The Bears were humiliated and played like a team that was tired of being humiliated. They converted 10 of 17 third downs, mainly by throwing to big receivers over the top of little corners who were stranded in too many man calls.
Defensively, the Bears held the Vikings to 10 first downs, 21:22 in time of possession and 243 yards, 48 of which came on a fake punt run by backup safety Andrew Sendejo.
But just because the Vikings lost this game and are at 4-6 doesn’t mean some value can’t come out of this season. The playoffs never were a realistic proposition, especially after Adrian Peterson was lost after the first game.
The season can still be productive if Teddy Bridgewater learns from games like this and improves, which I think he will. Defensively, a lot can be gained by playing coach Mike Zimmer’s defense for the full season and coming back next year with a full understanding and some upgrades at some positions.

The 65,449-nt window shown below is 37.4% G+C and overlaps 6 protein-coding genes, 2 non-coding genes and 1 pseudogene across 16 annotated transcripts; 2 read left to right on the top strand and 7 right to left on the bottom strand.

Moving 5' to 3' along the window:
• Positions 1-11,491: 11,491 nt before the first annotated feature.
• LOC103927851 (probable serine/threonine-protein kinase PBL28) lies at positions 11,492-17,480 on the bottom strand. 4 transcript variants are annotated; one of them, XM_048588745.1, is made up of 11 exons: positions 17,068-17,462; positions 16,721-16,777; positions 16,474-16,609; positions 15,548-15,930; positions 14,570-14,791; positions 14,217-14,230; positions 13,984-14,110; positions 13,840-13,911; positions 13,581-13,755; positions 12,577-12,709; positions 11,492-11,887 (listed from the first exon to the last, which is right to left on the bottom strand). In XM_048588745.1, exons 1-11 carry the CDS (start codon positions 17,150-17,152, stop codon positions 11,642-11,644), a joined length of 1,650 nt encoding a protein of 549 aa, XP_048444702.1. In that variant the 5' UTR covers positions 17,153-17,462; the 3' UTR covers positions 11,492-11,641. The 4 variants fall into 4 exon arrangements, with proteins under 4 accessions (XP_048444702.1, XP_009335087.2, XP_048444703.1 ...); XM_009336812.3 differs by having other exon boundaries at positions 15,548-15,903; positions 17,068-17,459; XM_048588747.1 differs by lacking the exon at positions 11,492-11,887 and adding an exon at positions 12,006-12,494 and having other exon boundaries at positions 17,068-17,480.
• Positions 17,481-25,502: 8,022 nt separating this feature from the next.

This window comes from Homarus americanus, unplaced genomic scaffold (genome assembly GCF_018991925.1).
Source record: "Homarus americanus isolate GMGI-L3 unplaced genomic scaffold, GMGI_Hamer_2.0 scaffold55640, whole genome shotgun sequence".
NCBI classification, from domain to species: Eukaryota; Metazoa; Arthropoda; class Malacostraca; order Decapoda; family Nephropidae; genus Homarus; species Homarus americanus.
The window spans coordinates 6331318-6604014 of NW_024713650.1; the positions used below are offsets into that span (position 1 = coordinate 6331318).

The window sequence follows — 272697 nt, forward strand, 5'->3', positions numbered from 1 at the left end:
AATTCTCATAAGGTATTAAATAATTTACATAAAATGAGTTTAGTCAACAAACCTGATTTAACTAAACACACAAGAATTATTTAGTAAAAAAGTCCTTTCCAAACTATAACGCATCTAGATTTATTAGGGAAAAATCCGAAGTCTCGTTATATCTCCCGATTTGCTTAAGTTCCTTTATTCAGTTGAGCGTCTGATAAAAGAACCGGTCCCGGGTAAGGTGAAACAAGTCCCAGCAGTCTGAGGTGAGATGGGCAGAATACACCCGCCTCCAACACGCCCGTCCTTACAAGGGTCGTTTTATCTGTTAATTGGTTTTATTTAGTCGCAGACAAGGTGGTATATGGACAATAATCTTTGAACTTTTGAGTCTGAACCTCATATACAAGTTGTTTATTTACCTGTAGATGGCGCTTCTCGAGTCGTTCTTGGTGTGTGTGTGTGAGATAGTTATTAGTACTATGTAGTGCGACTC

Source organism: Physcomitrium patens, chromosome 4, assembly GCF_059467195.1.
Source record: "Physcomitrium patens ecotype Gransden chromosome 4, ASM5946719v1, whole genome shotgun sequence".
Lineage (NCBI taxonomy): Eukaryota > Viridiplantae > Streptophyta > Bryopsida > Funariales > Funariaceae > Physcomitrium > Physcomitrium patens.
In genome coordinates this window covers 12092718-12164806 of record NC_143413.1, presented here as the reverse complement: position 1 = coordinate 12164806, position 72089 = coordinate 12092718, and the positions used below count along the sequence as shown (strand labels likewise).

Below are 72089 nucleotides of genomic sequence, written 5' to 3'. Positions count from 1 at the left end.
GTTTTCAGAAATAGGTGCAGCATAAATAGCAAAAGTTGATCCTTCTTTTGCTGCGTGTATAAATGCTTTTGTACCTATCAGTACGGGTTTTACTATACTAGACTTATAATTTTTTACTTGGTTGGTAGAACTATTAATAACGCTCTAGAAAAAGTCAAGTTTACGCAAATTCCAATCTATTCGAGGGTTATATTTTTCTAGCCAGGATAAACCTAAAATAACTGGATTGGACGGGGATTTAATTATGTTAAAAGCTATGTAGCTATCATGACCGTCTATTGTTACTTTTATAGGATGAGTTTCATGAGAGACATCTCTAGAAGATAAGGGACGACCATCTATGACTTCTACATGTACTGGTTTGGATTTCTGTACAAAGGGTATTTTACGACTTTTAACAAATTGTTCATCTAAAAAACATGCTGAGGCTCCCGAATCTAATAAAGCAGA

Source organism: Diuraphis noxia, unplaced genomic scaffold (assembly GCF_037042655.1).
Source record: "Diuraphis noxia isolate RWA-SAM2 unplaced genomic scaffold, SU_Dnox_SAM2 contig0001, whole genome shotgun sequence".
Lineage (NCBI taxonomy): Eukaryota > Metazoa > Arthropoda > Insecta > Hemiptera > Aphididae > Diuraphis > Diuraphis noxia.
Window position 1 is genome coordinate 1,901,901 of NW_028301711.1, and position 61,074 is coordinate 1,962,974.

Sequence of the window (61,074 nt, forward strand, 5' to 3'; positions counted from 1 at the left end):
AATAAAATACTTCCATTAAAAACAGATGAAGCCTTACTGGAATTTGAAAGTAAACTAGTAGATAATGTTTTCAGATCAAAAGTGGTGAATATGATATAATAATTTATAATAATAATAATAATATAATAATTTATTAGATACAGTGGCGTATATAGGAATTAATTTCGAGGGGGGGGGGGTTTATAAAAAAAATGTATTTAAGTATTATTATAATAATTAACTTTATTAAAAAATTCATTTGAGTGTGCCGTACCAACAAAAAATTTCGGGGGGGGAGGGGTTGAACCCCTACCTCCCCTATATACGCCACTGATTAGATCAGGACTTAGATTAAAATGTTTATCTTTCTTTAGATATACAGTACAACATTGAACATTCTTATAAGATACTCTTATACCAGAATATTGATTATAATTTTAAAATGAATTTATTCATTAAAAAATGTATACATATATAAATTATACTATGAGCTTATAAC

So, bottom line, it was what I expected today. But it’s not a total disaster, especially with three straight home games coming up.
Vikings running back Adrian Peterson, in a statement through the NFL Players Association, denied that he backed out of Friday’s hearing and claimed the pre-discipline meeting wasn’t part of the collective bargaining agreement.
The NFLPA release the lengthy statement on Sunday morning after a report was released by ESPN said the 2012 NFL MVP and the NFLPA did not attend a meeting scheduled by the NFL to further investigate Peterson’s felony charge of injury to a child. He pleaded no contest to a reckless assault misdemeanor last week.
Peterson will miss his ninth game this season when the Vikings face the Bears as he sits on the exempt list. Peterson awaits a conference call on Monday between the NFLPA, the NFL and arbitrator Shyam Das that will determine whether he will be reinstated to the Vikings based off an agreement made with the NFL.
Here’s Peterson’s entire statement, released by the NFLPA: